package Spork;
use 5.006001;
use strict;
use warnings;

use Spoon 0.22 -Base;

our $VERSION = '0.21';

use Kwiki 0.38 ();
use Kwiki::Cache 0.11 ();

const config_class => 'Spork::Config';


=head1 NAME

Spork - Slide Presentations (Only Really Kwiki)


    mkdir my-slideshow
    cd my-slideshow
    spork -new
    vim Spork.slides
    vim config.yaml
    spork -make
    spork -start


Spork lets you create HTML slideshow presentations easily. It comes with a
sample slideshow. All you need is a text editor, a browser and a topic.

Spork allows you create an entire slideshow by editing a single file called
C<Spork.slides> (by default). Each slide is created using a minimal markup
language similar to the syntax used in Kwiki wikis.


Spork markup is like Kwiki markup.

=head2 Slides

Slides are separated by lines consisting entirely of four or more
dashes. Each slide consists of text and markup. This section describes
each of the markup units.

Any slide can be made to be multipart by putting a '+' at the beginning of a
line where you want to break it. Each subpart will be cumulative to that

=head2 Headings

A heading is a line starting with 1-6 equals signs followed by a space
followed by the heading text. The number of equals signs corresponds to the
level of the heading.

    === A Level Three Heading

=head2 Paragraphs

Paragraphs are just paragraphs. They end with a blank line.

    This is my paragraph of something that I wanted to show
    you. This paragraph is now ending.

=head2 Preformatted Text

Preformatted text, like program source code for instance, is indicated by
indenting it.

    My code:
        sub greet {
            print "Hello there\n";

=head2 Pretty Print

You can markup a section of your source code with various colors and
highlights. In this example we make the word "greet" display green and the
word "Hello" display red and underline the quoted string.

        sub greet {
    #       GGGGG
            print "Hello there\n";
    #             _______________
    #              RRRRR

Coming soon.

=head2 Unordered List

Use asterisks to mark bullet points. The number of asterisks indicates the
nesting level.

    * Point One
    ** Point One A
    ** Point One B
    * Point Two
    * Point Three

=head2 Ordered List

Same as unordered lists except use zeroes to mark bullet points. Ordered and
unordered lists can be intermingled.

    0 Point One
    ** Point One A
    ** Point One B
    0 Point Two
    0 Point Three

=head2 Bold Text

Sourround one or more words with asterisks to make the text bold.

    This is *bold text* example.

=head2 Italic Text

Sourround one or more words with slashes to make the text italicized.

    This is /italic text/ example.

=head2 Underlined Text

Sourround one or more words with underscores to make the text underlined.

    This is _underlined text_ example.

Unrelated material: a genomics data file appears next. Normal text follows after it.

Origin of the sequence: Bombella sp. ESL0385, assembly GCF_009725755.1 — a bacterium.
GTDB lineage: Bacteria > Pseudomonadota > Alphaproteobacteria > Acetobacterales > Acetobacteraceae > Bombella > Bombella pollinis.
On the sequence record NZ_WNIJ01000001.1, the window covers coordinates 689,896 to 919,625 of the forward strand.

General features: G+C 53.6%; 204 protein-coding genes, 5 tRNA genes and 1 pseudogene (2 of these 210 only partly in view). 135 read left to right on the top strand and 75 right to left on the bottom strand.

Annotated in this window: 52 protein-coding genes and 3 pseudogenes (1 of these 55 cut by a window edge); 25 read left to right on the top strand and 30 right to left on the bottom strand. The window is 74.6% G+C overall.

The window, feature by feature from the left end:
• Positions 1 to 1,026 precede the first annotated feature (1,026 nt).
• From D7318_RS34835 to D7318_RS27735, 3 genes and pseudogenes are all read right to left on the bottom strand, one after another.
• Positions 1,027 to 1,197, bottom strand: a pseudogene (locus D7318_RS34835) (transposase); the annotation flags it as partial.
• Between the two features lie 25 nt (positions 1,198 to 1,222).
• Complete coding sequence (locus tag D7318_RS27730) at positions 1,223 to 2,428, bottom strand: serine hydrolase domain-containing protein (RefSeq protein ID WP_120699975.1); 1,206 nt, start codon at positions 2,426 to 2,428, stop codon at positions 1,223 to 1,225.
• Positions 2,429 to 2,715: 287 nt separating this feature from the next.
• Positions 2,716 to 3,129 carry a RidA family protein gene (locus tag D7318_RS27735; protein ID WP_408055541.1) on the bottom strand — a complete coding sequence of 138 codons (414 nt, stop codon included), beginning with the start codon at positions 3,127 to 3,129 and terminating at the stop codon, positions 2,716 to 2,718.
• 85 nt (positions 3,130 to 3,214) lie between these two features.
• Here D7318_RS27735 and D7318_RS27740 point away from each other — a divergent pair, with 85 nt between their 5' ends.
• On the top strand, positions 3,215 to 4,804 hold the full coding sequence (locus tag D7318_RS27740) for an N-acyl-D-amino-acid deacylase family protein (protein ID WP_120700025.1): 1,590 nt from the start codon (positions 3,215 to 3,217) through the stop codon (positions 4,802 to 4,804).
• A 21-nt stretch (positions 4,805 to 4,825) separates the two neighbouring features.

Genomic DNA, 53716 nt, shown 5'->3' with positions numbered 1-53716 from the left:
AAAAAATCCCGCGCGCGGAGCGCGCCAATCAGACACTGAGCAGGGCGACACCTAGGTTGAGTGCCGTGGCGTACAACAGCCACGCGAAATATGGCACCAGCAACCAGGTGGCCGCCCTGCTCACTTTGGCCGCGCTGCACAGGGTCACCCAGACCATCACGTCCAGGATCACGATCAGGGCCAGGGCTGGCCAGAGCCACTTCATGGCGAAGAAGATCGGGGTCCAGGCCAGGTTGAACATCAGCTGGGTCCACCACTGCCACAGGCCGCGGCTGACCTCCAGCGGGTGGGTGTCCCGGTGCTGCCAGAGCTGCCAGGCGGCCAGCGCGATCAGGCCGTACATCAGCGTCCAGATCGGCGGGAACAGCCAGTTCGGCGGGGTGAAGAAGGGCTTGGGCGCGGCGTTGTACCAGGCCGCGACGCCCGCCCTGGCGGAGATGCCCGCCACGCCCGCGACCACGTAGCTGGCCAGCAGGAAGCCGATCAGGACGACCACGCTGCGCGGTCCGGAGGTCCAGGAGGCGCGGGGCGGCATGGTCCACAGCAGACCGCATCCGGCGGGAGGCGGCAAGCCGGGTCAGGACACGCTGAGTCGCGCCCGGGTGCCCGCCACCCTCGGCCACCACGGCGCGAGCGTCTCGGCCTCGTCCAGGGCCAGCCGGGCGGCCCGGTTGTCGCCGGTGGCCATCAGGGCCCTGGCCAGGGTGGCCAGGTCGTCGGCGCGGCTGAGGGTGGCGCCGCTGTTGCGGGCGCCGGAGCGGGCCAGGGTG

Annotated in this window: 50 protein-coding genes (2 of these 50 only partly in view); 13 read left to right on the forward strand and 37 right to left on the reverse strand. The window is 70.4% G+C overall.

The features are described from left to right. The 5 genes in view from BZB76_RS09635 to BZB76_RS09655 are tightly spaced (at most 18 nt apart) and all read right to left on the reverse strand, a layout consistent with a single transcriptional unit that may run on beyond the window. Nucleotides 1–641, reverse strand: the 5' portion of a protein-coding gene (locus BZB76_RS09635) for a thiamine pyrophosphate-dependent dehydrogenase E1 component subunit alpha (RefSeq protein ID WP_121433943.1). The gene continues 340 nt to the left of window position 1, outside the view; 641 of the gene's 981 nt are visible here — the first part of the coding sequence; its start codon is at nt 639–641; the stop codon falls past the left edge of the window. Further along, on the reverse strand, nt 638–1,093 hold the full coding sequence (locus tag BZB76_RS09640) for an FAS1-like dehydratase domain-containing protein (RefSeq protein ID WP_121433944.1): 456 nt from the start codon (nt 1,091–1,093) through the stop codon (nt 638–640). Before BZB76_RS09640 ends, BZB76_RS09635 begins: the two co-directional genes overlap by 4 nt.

=head2 Teletyped Text

Sourround one or more words with pipes to make the text appear in a fixed
width font.

    This is |fixed width font| example.

=head2 Images

Each slide can display an image.


This will download a copy of the image if it hasn't been downloaded yet. That
way you can view your slides offline. 

If more than one image is encoded in a slide, Spork takes the last one. This
is useful for a multipart slide where you want the image to change. Just put
this image tag in the correct subpart.

=head2 Files

You can create a link to a local file. When clicked the file should appear in
a new browser window.

    {file: mydir/myfile.txt}

The C<file_base> configuration setting will be prepended to relative paths.


Spork slideshows can be configured in three different ways. The first
way is with the local C<config.yaml> created by C<spork -new>. The
second way is through a global configuration file called
C<~/.sporkrc/config.yaml>. Any settings in the local file will override
settings in the global file.

The third way is to put YAML sections directly in your slides file. You
can put a YAML section anywhere in the file that a slide would go, and
you can have more than one section. In fact, you could change the
configuration for each slide by putting a YAML section before each
slide. Any settings in these sections will override the setting that
came from anywhere else.

See L<Spork::Config> for more information.


You can easily extend and customize Spork by writing subclasses and putting
them in the configuration or by fiddling with the template files. This version
uses Template Toolkit templates by default.

=head1 SEE ALSO

L<Kwiki>, L<Spoon>

=head1 AUTHOR

Ingy döt Net <>


Copyright (c) 2011. Ingy döt Net. All rights reserved.

Copyright (c) 2004, 2005. Brian Ingerson. All rights reserved.

This program is free software; you can redistribute it and/or modify it
under the same terms as Perl itself.